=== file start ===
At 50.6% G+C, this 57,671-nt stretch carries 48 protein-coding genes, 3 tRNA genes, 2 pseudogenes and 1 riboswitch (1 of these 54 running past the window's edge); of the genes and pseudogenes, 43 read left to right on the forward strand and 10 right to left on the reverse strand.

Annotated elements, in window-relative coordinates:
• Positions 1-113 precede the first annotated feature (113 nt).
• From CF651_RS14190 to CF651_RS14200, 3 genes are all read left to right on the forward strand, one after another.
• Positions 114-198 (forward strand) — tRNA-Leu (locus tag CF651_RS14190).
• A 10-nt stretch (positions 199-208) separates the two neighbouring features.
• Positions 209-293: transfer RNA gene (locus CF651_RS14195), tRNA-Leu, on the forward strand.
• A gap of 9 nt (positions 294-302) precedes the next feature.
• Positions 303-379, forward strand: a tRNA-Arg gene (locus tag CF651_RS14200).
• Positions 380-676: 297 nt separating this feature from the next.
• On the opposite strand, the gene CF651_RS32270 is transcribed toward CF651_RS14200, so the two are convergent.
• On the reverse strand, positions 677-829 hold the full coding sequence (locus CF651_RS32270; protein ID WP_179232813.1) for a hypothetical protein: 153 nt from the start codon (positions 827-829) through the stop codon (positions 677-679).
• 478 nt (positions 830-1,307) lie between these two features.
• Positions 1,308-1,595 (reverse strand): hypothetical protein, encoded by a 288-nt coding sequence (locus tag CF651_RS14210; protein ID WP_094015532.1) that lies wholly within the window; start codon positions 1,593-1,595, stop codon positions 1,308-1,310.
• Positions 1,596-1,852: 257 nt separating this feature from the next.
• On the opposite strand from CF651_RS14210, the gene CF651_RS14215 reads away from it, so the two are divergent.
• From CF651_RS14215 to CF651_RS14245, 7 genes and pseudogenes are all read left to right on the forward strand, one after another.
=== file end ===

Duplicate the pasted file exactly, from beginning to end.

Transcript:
At 50.6% G+C, this 57,671-nt stretch carries 48 protein-coding genes, 3 tRNA genes, 2 pseudogenes and 1 riboswitch (1 of these 54 running past the window's edge); of the genes and pseudogenes, 43 read left to right on the forward strand and 10 right to left on the reverse strand.

Annotated elements, in window-relative coordinates:
• Positions 1-113 precede the first annotated feature (113 nt).
• From CF651_RS14190 to CF651_RS14200, 3 genes are all read left to right on the forward strand, one after another.
• Positions 114-198 (forward strand) — tRNA-Leu (locus tag CF651_RS14190).
• A 10-nt stretch (positions 199-208) separates the two neighbouring features.
• Positions 209-293: transfer RNA gene (locus CF651_RS14195), tRNA-Leu, on the forward strand.
• A gap of 9 nt (positions 294-302) precedes the next feature.
• Positions 303-379, forward strand: a tRNA-Arg gene (locus tag CF651_RS14200).
• Positions 380-676: 297 nt separating this feature from the next.
• On the opposite strand, the gene CF651_RS32270 is transcribed toward CF651_RS14200, so the two are convergent.
• On the reverse strand, positions 677-829 hold the full coding sequence (locus CF651_RS32270; protein ID WP_179232813.1) for a hypothetical protein: 153 nt from the start codon (positions 827-829) through the stop codon (positions 677-679).
• 478 nt (positions 830-1,307) lie between these two features.
• Positions 1,308-1,595 (reverse strand): hypothetical protein, encoded by a 288-nt coding sequence (locus tag CF651_RS14210; protein ID WP_094015532.1) that lies wholly within the window; start codon positions 1,593-1,595, stop codon positions 1,308-1,310.
• Positions 1,596-1,852: 257 nt separating this feature from the next.
• On the opposite strand from CF651_RS14210, the gene CF651_RS14215 reads away from it, so the two are divergent.
• From CF651_RS14215 to CF651_RS14245, 7 genes and pseudogenes are all read left to right on the forward strand, one after another.